INTRODUCTION: One of the most poorly understood areas for TBNA targets is the A-P window. A common misperception is that this area is too dangerous to attempt TBNA given large vascular structures bordering the region. The fear is unsupported as few reported complications from TBNA other than small bleeding at the puncture site exist.1 We report a case utilizing TBNA with an extended length needle in combination with fluoroscopic guidance and successful sampling of the lateral A-P window.
CASE PRESENTATION: A 47 year-old male with a 40 pack/year smoking history was referred for diagnosis of a PET positive A-P window lymph node (fig 1.a, 1.b). Although there were several areas within the A-P window that contained lymph nodes, the PET scan only showed activity in the lateral portion of the A-P window (fig 1.a, 1.b). Additionally, the patient had severe bilateral emphysema (fig 1.c). TBNA of the A-P window was the procedure of choice given the high risk for pneumothorax from transthoracic needle biopsy. Several conventional TBNA attempts were made in the A-P window station without diagnostic material. After failing to reach the lateral lymph node with a standard 1.5 cm TBNA needle, an extended length Vizishot transbronchial needle made by Olympus was used at the same site under fluoroscopic guidance to direct the needle tip to the most lateral area of the A-P window (fig 2). This specimen was positive for malignant cells. In this case, we were able to secure the diagnosis of non-small cell carcinoma with minimal risk to the patient.
DISCUSSIONS: The case above illustrates important issues regarding TBNA of the A-P window, including techniques for sampling even the most lateral areas of the A-P window. With conventional bronchoscopic needles, the lymph nodes immediately adjacent to the left tracheal wall are most likely sampled when performing TBNA in the A-P window. Using ATS nomenclature, these lymph nodes are considered left paratracheal lymph nodes while lymph nodes lateral to the ligamentum arteriosum are considered “true” A-P window lymph nodes. We propose a practical, conceptual framework to optimize TBNA strategies and increase the yield at this station. As such, the A-P window would be divided into thirds: the medial, middle, and lateral sections. While the medial and middle thirds may be sampled with conventional 1.5 cm needles, the most lateral section is completely inaccessible when approached through the tracheal wall. With an extended length needle and fluoroscopic guidance, this area is now available for aspiration. While endobronchial ultrasound (EBUS) is capable of sampling the A-P window, and the same extendable Vizishot needle is used with the EBUS bronchoscope, the angle of penetration is not 90 degrees as is often needed to access the lateral A-P window. The aorta often blocks a 45 degree angle approach to the lateral A-P window. As was shown in the earliest flexible needle TBNA reports, yet rarely used since, an extended length “telescopic” needle is an effective tool for TBNA.2.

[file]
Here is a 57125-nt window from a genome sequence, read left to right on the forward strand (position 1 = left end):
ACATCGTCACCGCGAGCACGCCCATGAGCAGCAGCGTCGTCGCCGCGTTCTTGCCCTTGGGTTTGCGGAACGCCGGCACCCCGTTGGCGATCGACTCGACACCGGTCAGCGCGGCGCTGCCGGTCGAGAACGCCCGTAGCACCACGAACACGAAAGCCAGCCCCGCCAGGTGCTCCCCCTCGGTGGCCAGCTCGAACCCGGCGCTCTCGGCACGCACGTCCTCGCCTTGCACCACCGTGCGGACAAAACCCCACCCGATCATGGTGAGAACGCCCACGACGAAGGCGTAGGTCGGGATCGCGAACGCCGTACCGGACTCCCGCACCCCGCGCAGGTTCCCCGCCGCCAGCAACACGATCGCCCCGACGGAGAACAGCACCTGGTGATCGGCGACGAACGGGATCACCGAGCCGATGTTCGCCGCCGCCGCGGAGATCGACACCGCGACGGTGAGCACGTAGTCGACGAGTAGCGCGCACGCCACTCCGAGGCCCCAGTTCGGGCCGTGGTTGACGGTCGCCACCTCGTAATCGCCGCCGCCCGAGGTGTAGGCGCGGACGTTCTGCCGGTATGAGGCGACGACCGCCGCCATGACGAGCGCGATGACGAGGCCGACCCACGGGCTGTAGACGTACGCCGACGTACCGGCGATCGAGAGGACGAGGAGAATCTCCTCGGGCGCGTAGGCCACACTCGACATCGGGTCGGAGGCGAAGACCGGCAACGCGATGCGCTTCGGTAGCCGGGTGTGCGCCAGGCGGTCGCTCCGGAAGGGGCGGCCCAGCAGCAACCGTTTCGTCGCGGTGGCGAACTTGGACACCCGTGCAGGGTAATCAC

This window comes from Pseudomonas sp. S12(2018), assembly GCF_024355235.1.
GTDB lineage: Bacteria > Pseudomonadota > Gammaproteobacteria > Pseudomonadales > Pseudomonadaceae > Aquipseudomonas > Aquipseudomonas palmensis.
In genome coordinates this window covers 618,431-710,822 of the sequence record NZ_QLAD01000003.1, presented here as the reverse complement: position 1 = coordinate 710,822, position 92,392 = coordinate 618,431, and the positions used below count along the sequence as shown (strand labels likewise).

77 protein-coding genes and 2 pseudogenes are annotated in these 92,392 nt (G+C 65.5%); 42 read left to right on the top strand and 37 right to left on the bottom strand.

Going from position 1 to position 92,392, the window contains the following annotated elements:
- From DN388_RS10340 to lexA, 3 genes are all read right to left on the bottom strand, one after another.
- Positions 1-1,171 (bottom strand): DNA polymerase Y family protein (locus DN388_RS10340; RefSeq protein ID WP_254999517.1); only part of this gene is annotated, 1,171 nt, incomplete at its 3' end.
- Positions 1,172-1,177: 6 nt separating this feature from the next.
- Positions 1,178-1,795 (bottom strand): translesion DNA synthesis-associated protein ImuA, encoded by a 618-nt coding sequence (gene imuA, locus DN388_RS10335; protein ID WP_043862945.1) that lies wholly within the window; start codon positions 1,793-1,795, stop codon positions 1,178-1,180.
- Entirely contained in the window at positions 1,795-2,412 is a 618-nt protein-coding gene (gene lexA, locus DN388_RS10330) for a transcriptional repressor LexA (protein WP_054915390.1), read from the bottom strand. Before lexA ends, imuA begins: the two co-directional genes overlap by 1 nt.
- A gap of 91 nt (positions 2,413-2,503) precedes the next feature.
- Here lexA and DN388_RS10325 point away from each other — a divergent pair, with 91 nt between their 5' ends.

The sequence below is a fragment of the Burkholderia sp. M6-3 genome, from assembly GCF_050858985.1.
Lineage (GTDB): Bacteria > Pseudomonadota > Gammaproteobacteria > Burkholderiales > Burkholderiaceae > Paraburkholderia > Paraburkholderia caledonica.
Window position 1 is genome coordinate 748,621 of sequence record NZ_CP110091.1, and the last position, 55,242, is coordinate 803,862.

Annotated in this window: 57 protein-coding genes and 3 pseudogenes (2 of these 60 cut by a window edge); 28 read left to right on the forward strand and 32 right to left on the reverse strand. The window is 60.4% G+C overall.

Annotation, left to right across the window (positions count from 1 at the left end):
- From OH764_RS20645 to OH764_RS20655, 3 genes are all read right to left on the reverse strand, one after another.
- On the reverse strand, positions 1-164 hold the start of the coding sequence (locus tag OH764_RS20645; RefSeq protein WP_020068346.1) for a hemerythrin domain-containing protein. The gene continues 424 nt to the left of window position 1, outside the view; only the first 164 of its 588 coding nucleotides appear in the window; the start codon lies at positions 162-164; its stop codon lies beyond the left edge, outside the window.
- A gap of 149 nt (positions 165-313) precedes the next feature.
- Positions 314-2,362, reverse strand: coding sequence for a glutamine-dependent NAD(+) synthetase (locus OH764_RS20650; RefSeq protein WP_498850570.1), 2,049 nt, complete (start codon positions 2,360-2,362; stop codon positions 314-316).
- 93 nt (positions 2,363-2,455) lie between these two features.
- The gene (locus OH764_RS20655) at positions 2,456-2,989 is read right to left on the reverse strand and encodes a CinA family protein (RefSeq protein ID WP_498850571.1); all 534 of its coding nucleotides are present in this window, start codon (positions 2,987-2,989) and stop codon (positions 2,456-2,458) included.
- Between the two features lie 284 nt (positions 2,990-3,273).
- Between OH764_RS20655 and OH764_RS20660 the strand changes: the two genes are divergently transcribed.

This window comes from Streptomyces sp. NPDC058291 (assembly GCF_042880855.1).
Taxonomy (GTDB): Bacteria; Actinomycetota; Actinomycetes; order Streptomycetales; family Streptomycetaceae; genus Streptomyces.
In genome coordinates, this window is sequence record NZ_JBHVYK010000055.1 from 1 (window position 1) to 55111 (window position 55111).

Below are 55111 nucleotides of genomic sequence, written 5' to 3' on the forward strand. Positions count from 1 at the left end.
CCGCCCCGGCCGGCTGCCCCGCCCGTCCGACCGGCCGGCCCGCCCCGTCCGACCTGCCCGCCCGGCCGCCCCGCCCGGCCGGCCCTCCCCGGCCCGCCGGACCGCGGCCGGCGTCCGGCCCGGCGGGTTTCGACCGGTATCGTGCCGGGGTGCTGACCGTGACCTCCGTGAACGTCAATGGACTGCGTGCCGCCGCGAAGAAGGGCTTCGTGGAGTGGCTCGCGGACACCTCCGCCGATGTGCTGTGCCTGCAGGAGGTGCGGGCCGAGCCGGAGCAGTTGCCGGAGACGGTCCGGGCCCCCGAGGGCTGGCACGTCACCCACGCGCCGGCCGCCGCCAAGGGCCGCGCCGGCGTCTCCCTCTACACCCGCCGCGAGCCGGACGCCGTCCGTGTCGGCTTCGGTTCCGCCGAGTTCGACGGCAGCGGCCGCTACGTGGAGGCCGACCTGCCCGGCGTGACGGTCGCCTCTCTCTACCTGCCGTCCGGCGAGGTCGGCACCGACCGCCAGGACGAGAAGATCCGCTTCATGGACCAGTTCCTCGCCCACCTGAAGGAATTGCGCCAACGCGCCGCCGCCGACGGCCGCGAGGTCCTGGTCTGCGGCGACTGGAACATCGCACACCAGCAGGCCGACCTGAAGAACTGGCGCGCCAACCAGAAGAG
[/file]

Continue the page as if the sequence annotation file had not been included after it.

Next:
CONCLUSION: Often, diagnosis of A-P window lymph nodes can be the determining factor for whether a patient is a surgical candidate. In some patients, the risk for diagnostic procedures other than TBNA can be quite high. Improving our understanding of this lymph node station and the techniques to safely and successfully perform TBNA in the A-P window may have a significant impact on quality of care for our patients.
DISCLOSURE: Daniel Kim, No Financial Disclosure Information; No Product/Research Disclosure Information